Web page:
It was a good trading day for the stock market yesterday, as traders and investors showed optimism in a global economic recovery, notwithstanding the uncertainty beckoned by some of the nation's numerous influential banksters.
The Nasdaq Composite Index climbed 4.0%, uprooting ahead of the S&P 500 index, which posted +3.1% gain, the DJI Average posted +2.4%, and small-cap Russell 2000 index gained +2.1% on the day, for its fourth continuous advance.
JPMorgan Chase posted -2.69, or -2.7% along with Wells Fargo -1.25, or -4.0% kicked off the first-quarter earnings reporting period with disappointing quarterly returns.
However, more appropriately, they aroused some attention by extensively increasing their requirements for credit losses. The latter exemplified the challenges the vest companies are preparing to given the unusual circumstances.
Wall Street was not concerned with uncertainty on Tuesday's session, though, as it to be comforted by the impression that the U.S. economy will strategically return to its business through a coordinated strategy from federal as well as state officials. Furthermore, better-than-feared commerce data for the last month out of China might have aided traders and investor sentiment also.
The S&P 500 market consumer discretionary sector recorded +4.2% while the information technology sector with +4.2% outperformed on the back of robust gains from Amazon Inc. with +114.45, or +5.3% gain.
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NASDAQ's Outer Index Dip $6,685 is completed as of March 18 trading session. The current Inner Index Rally $8,750 is in progress, while there is Mean Res $9,010 resting above to complete the rebound. On the downside, there is Mean Sup $7,880 and $7,370 with major Key Sup $6,850 to be conquered at a later time.
Apple Inc. recorded +13.80, or +5.1%, and Microsoft printed +8.19, or +5.0% on the day. The health care sector with healthy +3.3%gain was driven higher by Johnson & Johnson by posting +6.26, or +4.5% following its first quarterly outcomes.
It seemed, then, that only the financials sector with a +0.3% and vital energy sector with a -0.5% yesterday showed underlying anxieties many investors yet have with the U.S. economy. The essential energy space was particularly pressed by a 10% decline in crude oil prices with -$2.20, or -9.8% drop, as the oil industry continued to be hampered by the lack of significant oil demand, notwithstanding the forthcoming production cuts.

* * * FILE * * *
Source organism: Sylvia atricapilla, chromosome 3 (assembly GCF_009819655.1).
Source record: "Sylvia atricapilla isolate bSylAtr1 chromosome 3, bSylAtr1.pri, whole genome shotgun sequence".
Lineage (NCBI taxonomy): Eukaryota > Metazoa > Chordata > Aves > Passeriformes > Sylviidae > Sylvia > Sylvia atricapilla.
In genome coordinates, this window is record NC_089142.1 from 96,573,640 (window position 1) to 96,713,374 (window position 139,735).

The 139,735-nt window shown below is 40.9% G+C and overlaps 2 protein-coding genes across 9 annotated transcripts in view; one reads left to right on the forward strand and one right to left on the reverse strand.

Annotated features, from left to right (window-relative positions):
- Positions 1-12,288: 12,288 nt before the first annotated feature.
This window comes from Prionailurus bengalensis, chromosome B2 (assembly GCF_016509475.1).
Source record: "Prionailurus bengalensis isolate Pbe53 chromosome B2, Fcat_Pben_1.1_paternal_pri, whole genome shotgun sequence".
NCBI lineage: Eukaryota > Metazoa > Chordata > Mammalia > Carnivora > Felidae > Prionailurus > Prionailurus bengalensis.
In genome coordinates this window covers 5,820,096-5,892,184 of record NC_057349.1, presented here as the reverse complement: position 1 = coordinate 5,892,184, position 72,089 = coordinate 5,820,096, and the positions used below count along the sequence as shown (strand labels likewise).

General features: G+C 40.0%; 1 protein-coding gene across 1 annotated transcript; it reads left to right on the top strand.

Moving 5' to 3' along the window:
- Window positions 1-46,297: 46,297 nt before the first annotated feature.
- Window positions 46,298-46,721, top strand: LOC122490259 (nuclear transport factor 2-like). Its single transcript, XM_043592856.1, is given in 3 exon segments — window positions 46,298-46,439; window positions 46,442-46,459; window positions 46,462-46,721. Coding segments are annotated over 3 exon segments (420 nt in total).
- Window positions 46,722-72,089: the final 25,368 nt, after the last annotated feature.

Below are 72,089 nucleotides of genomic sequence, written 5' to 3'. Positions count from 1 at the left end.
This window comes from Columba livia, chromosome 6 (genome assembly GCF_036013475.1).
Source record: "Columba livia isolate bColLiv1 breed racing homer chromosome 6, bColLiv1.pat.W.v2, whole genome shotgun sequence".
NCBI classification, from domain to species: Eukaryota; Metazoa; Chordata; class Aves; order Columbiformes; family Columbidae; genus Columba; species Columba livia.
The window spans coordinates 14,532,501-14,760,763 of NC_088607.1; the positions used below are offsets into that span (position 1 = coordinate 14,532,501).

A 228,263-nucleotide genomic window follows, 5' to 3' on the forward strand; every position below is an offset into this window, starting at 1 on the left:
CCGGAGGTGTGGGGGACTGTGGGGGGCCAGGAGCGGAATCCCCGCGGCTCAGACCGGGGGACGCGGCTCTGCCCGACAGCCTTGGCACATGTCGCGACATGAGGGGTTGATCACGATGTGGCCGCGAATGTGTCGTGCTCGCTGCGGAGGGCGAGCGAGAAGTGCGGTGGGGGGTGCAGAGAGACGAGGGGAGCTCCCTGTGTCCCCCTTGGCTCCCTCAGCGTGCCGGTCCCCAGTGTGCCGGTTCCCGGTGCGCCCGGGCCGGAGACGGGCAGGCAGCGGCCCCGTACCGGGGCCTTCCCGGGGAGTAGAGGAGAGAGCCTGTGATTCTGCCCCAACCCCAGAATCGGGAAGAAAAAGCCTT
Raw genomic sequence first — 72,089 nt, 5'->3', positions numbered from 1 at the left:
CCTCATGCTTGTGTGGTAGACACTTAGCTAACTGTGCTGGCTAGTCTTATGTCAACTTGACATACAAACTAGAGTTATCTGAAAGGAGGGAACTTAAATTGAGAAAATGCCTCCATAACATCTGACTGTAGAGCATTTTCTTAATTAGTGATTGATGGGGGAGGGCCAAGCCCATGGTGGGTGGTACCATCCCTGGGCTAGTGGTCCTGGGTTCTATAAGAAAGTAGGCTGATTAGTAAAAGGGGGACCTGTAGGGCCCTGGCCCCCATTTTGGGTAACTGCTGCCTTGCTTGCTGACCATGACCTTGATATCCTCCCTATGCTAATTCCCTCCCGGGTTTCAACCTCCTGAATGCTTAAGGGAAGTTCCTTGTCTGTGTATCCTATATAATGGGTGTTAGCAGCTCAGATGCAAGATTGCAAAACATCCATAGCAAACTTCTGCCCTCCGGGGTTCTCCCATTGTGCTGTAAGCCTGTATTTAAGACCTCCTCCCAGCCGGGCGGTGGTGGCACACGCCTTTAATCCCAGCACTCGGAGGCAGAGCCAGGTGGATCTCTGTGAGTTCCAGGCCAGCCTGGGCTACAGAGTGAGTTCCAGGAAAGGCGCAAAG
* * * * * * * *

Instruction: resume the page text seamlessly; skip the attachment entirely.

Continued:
U.S. Treasuries market stayed firm, notwithstanding the bullish price action in the equity market. The Two-year yield decreased one basis point to post a 0.22%, and the Ten-year yield was unchanged, closing at 0.75%. The U.S. Dollar Index faded by 0.5% to close 98.85.
Tuesday's session economic numbers were limited to Import and Export Prices for last month: Import prices dipped 2.3%, while prices, excluding crude oil, were unchanged. The export prices decreased by 1.6% last month, and prices, excluding agriculture products, declined by 1.5%.
Gold continues the upward acceleration phase and established new highs in majority currencies except for in U.S. Dollars. Although our next Outer Gold Rally outcomes of $1,765 and $1,850 will soon be hit on the way to much higher price levels.
Glancing ahead, trader and investors will be engulfed by reports today: Industry Production, Capitalization Utilization and Retail Sales for March, for the April NAHB Housing Market Index, the Empire State Manufacturing Index, the weekly Mortgage Bankers Association Index, for the February Business Inventories, and Net Long-Term Treasury International Capital (TIC) Flows.